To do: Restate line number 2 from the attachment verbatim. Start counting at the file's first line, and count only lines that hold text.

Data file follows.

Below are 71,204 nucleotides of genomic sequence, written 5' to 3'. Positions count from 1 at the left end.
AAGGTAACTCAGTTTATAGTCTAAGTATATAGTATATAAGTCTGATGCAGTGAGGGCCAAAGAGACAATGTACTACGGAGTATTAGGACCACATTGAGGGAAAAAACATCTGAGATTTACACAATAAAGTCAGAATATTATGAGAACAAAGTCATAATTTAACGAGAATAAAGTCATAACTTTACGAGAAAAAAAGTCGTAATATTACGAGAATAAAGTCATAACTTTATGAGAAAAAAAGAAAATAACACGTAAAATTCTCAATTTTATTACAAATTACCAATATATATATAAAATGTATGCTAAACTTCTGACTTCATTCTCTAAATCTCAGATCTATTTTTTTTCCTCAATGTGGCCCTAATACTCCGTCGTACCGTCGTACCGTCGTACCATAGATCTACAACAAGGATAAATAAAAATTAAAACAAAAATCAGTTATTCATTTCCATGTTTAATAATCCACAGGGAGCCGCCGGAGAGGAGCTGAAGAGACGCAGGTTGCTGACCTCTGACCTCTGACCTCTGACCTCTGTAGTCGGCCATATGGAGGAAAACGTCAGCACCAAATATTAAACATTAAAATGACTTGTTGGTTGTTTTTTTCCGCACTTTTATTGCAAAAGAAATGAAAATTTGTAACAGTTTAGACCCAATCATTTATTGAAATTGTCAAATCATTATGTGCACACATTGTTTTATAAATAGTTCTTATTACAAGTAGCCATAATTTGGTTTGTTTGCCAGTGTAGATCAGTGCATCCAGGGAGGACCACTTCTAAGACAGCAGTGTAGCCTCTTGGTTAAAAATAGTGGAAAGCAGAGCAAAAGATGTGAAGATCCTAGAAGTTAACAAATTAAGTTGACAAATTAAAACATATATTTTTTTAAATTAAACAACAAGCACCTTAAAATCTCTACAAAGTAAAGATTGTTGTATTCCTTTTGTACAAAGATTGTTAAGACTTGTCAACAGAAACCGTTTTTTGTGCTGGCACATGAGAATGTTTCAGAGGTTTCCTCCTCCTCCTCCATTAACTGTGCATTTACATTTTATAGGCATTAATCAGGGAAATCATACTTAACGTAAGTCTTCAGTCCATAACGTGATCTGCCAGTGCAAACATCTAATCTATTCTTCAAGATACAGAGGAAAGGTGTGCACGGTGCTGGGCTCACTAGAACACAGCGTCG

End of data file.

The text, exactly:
AAGGTAACTCAGTTTATAGTCTAAGTATATAGTATATAAGTCTGATGCAGTGAGGGCCAAAGAGACAATGTACTACGGAGTATTAGGACCACATTGAGGGAAAAAACATCTGAGATTTACACAATAAAGTCAGAATATTATGAGAACAAAGTCATAATTTAACGAGAATAAAGTCATAACTTTACGAGAAAAAAAGTCGTAATATTACGAGAATAAAGTCATAACTTTATGAGAAAAAAAGAAAATAACACGTAAAATTCTCAATTTTATTACAAATTACCAATATATATATAAAATGTATGCTAAACTTCTGACTTCATTCTCTAAATCTCAGATCTATTTTTTTTCCTCAATGTGGCCCTAATACTCCGTCGTACCGTCGTACCGTCGTACCATAGATCTACAACAAGGATAAATAAAAATTAAAACAAAAATCAGTTATTCATTTCCATGTTTAATAATCCACAGGGAGCCGCCGGAGAGGAGCTGAAGAGACGCAGGTTGCTGACCTCTGACCTCTGACCTCTGACCTCTGTAGTCGGCCATATGGAGGAAAACGTCAGCACCAAATATTAAACATTAAAATGACTTGTTGGTTGTTTTTTTCCGCACTTTTATTGCAAAAGAAATGAAAATTTGTAACAGTTTAGACCCAATCATTTATTGAAATTGTCAAATCATTATGTGCACACATTGTTTTATAAATAGTTCTTATTACAAGTAGCCATAATTTGGTTTGTTTGCCAGTGTAGATCAGTGCATCCAGGGAGGACCACTTCTAAGACAGCAGTGTAGCCTCTTGGTTAAAAATAGTGGAAAGCAGAGCAAAAGATGTGAAGATCCTAGAAGTTAACAAATTAAGTTGACAAATTAAAACATATATTTTTTTAAATTAAACAACAAGCACCTTAAAATCTCTACAAAGTAAAGATTGTTGTATTCCTTTTGTACAAAGATTGTTAAGACTTGTCAACAGAAACCGTTTTTTGTGCTGGCACATGAGAATGTTTCAGAGGTTTCCTCCTCCTCCTCCATTAACTGTGCATTTACATTTTATAGGCATTAATCAGGGAAATCATACTTAACGTAAGTCTTCAGTCCATAACGTGATCTGCCAGTGCAAACATCTAATCTATTCTTCAAGATACAGAGGAAAGGTGTGCACGGTGCTGGGCTCACTAGAACACAGCGTCG